Winner of The Australian/Vogel Literary Award for 2000. The judges commented on this book as 'impressive, tackles central issues without flinching'.
Winner of the Australian/Vogel's Literary Award 2000.
Margaret Thatcher Gandarrwuy is an internationally renowned Aboriginal artist from the remote Mission Hole community in the Northern Territory. Her works command high prices - until a new painting is unveiled. It is discovered slashed, with the words hastily scrawled across it, 'The artist is a thief'. Is the artist a thief? Is she to blame, or is she the victim of somebody else's fraud?
This is a philosophical detective novel with a difference, set in a world where everyone but the 'detective' knows the rules. Jean-Loup Wild, a Melbourne financial consultant sent by ATSIC to Mission Hole, is caught between the art world, with its wealth, fashions, heroes and sophisticated private language, and the Aboriginal community with its poverty, social problems, kinship ties and unchanging traditional law. If Jean-Loup can find the artist he can begin to find the secret of what has been happening at Mission Hole. He can begin, also, to understand how the layers of that mystery lie deep in the bedrock of Australian society.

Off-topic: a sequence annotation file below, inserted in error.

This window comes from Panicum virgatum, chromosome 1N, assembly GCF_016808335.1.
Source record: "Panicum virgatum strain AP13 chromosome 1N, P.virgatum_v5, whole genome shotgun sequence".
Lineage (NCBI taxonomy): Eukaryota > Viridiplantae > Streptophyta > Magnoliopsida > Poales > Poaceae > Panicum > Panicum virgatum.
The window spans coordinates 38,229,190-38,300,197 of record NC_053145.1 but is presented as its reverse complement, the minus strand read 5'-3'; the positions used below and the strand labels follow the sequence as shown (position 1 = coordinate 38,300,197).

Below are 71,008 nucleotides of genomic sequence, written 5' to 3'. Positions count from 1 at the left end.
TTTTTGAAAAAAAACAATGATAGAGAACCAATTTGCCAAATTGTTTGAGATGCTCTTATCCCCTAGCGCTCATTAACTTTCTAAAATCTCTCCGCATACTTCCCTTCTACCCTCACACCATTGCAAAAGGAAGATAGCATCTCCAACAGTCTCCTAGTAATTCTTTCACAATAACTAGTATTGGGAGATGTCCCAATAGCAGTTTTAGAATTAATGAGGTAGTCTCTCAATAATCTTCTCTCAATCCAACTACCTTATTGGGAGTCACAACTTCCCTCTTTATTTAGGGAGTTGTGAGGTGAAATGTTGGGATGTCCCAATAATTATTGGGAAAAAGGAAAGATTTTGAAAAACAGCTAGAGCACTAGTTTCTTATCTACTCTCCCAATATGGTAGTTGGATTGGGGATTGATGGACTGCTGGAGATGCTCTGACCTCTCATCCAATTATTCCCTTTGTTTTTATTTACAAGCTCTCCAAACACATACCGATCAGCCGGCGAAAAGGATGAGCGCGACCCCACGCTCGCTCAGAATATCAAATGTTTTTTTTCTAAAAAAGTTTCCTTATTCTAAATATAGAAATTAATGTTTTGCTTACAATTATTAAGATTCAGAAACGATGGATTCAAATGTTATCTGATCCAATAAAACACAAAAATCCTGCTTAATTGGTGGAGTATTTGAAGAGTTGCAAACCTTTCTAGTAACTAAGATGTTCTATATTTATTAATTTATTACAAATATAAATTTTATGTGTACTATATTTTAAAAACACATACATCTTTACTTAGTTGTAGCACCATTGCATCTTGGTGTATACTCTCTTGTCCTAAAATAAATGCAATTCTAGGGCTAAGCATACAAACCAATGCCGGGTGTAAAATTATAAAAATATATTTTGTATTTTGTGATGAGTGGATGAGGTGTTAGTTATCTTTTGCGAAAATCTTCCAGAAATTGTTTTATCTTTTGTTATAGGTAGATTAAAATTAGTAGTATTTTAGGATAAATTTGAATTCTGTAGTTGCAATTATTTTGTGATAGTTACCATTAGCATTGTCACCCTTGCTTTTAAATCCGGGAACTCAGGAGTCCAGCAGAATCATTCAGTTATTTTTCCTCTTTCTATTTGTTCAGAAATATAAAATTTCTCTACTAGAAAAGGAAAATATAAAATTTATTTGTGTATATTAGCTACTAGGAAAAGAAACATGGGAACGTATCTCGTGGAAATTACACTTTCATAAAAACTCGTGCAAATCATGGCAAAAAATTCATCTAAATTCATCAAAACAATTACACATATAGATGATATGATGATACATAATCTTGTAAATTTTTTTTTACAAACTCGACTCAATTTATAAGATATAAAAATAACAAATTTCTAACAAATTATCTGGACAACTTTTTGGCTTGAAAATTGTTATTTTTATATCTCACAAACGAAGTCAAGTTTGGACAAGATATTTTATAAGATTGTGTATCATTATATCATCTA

STEPHEN GRAY is a writer and law lecturer who has been living in Darwin since 1989. He teaches subjects in copyright law and indigenous peoples and the law, amongst others, and is involved in teaching indigenous students. Since 1991 he has published a number of articles about indigenous legal issues, including several concerning ways in which indigenous people can gain legal protection for their art and culture. His first novel, Lungfish, won the Jessie Litchfield Award for Literature and was published by Northern Territory University Press in 1999.
Short-listed Braille Book of the year category, Vision Australia Library Awards 2002 AU; Winner SMH's Best Young Novelists of the Year 2001 AU; Winner The Australian/Vogel Literary Award 2000 AU
Allen & Unwin
Allen & Unwin
Paperback - B format
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